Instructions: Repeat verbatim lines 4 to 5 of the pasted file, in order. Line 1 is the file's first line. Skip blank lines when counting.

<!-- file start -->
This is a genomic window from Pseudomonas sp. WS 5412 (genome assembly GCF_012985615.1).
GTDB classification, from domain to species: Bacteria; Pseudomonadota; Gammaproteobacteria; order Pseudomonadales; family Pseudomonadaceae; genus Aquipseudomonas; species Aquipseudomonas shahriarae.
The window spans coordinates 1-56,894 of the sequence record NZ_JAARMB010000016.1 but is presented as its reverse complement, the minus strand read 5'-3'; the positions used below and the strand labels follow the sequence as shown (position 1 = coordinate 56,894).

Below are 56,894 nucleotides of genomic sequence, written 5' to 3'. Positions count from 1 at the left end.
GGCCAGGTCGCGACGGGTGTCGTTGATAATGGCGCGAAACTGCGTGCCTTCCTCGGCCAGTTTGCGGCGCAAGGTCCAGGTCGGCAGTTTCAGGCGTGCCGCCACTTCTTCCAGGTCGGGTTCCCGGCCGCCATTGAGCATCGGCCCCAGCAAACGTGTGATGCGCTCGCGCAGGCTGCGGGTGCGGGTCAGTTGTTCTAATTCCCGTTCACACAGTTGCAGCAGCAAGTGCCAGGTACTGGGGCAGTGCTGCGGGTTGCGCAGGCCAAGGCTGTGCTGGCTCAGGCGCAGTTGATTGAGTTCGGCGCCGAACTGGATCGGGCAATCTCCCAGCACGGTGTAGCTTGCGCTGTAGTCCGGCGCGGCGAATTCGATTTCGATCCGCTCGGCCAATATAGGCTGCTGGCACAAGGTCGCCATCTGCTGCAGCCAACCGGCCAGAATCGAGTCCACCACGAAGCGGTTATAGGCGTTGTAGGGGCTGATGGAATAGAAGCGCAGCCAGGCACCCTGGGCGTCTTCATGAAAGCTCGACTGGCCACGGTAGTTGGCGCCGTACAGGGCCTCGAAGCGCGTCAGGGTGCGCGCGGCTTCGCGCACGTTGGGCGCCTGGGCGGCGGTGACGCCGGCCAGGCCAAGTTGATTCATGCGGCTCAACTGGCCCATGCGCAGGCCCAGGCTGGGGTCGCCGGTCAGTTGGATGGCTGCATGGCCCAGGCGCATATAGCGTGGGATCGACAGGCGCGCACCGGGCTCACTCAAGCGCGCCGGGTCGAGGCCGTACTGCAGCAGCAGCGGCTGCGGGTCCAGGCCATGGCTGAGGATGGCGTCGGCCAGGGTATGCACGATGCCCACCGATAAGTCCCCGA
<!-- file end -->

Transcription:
Below are 56,894 nucleotides of genomic sequence, written 5' to 3'. Positions count from 1 at the left end.
GGCCAGGTCGCGACGGGTGTCGTTGATAATGGCGCGAAACTGCGTGCCTTCCTCGGCCAGTTTGCGGCGCAAGGTCCAGGTCGGCAGTTTCAGGCGTGCCGCCACTTCTTCCAGGTCGGGTTCCCGGCCGCCATTGAGCATCGGCCCCAGCAAACGTGTGATGCGCTCGCGCAGGCTGCGGGTGCGGGTCAGTTGTTCTAATTCCCGTTCACACAGTTGCAGCAGCAAGTGCCAGGTACTGGGGCAGTGCTGCGGGTTGCGCAGGCCAAGGCTGTGCTGGCTCAGGCGCAGTTGATTGAGTTCGGCGCCGAACTGGATCGGGCAATCTCCCAGCACGGTGTAGCTTGCGCTGTAGTCCGGCGCGGCGAATTCGATTTCGATCCGCTCGGCCAATATAGGCTGCTGGCACAAGGTCGCCATCTGCTGCAGCCAACCGGCCAGAATCGAGTCCACCACGAAGCGGTTATAGGCGTTGTAGGGGCTGATGGAATAGAAGCGCAGCCAGGCACCCTGGGCGTCTTCATGAAAGCTCGACTGGCCACGGTAGTTGGCGCCGTACAGGGCCTCGAAGCGCGTCAGGGTGCGCGCGGCTTCGCGCACGTTGGGCGCCTGGGCGGCGGTGACGCCGGCCAGGCCAAGTTGATTCATGCGGCTCAACTGGCCCATGCGCAGGCCCAGGCTGGGGTCGCCGGTCAGTTGGATGGCTGCATGGCCCAGGCGCATATAGCGTGGGATCGACAGGCGCGCACCGGGCTCACTCAAGCGCGCCGGGTCGAGGCCGTACTGCAGCAGCAGCGGCTGCGGGTCCAGGCCATGGCTGAGGATGGCGTCGGCCAGGGTATGCACGATGCCCACCGATAAGTCCCCGA